We wanted the vacation to be perfect. After all, it was the first time Niti, our younger daughter, and I were taking a trip together. It was very easy to decide the destination. Since we did not have a lot of days to spare and both of us lived in two separate continents eight thousand miles apart, the place had to be somewhere midway. Rome. Niti, the student of Latin, took seconds to decide. I agreed happily. Though I had been to Rome earlier with my husband Subroto, it had been a short four-day trip. This time it was going to be for eight days. And it was an added advantage to be with someone who spoke manageable Italian.
Once the destination was decided and air tickets booked, we looked for a place to stay. Both of us agreed on one thing – no hotel for us. It had to be an apartment in the centre of the city and close to some of the major attractions. This apartment should also have a small kitchenette, where we could rustle up something if we did not feel like eating restaurant food.
Finally with the help of a popular trustworthy website, we found a two room furnished place between the Piazza Navona and the Trevi Fountain. We were excited that many other attractions and the popular shopping street were only minutes away. The posted pictures of the third floor apartment were very appealing and we liked the email personality of the landlady, who was a successful architect posted in London. I paid for the apartment and we were all set.
Soon it was March and time for us to fly. Niti came from New York; I started my journey from Bangalore. We met at Frankfurt airport and flew to Rome’s Leonardo da Vinci airport together. By the time our taxi reached the apartment, it was two in the afternoon. We were so tired and sleep deprived that we decided to have a quick bite at the next-door trattoria and crash for a few hours. Once we were suitably rested, we would start our real vacation from the evening onwards.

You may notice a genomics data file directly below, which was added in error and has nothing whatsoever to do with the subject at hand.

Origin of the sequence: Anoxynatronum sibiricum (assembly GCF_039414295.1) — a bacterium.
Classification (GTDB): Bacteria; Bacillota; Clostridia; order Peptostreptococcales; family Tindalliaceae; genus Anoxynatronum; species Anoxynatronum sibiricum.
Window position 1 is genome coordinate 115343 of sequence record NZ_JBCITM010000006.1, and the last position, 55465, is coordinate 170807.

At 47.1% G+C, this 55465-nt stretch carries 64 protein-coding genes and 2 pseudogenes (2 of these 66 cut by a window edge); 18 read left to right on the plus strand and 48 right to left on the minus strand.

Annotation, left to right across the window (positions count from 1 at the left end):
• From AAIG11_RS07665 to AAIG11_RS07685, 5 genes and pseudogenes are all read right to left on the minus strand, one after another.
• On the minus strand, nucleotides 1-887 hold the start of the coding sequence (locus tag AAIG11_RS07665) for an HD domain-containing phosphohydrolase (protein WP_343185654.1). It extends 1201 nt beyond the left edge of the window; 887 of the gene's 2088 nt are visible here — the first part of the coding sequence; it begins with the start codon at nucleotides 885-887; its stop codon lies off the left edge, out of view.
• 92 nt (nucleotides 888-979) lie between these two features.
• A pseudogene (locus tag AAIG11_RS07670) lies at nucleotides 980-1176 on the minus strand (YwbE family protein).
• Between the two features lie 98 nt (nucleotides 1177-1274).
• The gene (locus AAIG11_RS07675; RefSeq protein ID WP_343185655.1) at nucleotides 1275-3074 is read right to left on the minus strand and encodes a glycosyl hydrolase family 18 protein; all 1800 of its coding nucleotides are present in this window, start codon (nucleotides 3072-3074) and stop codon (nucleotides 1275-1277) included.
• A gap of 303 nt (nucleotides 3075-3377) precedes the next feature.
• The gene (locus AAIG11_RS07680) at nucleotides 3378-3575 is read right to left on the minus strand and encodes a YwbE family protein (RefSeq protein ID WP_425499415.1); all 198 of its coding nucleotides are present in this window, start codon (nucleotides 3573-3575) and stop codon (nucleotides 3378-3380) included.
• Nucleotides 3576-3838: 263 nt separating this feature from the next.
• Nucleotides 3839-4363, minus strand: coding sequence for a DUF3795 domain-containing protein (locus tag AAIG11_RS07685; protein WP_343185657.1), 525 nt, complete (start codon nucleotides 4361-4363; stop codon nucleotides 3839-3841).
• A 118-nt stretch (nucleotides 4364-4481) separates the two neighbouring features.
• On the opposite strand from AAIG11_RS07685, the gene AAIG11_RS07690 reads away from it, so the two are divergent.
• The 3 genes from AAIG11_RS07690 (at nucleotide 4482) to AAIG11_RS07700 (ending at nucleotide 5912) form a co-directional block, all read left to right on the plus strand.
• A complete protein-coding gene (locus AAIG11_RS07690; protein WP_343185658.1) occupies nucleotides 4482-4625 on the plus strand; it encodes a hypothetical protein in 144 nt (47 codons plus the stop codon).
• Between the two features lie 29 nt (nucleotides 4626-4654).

The bed was comfortable and the heating system worked perfectly. In a matter of minutes, we were fast asleep. We would have slept for quite some time more, but we were rudely awakened by a cacophony of sounds. Groggily, I looked at the watch. It was only four. ‘What on earth is that?’ a jet-lagged Niti complained. I moved the curtains of the bedroom window and looked out. At first I could not figure out the source of the noise, but soon realized that it came from the apartment on the opposite side of the road. The windows were shut, curtains drawn and I could not see the interior, but there was no doubt about the origin of the racket. It was a strange concoction of flute, keyboard, drums and some unidentifiable musical instruments.
We could not take the assault any more and quickly changed and stepped out of the apartment. As we crossed the apartment from where the offensive sounds came, Niti looked up and tried to decipher the small board hanging from one of the windows. She started laughing. ‘It is a music school of sorts for kindergarten students.’ Thankfully, the music classes were from four to seven in the evening, when we would be definitely out of our apartment. We shrugged and walked away.
Our Rome vacation was absolutely delightful. Along with the usual touristy rounds, we did a lot of off-beat things. The mother-daughter arguments were almost non-existent and we started talking about the possibility of doing this more often.
The problem started on the sixth day, on our way back from the Vatican. We had planned to take a public bus from the Vatican to go and see a small museum. ‘Can we take a taxi instead? I am feeling a little tired,’ Niti said.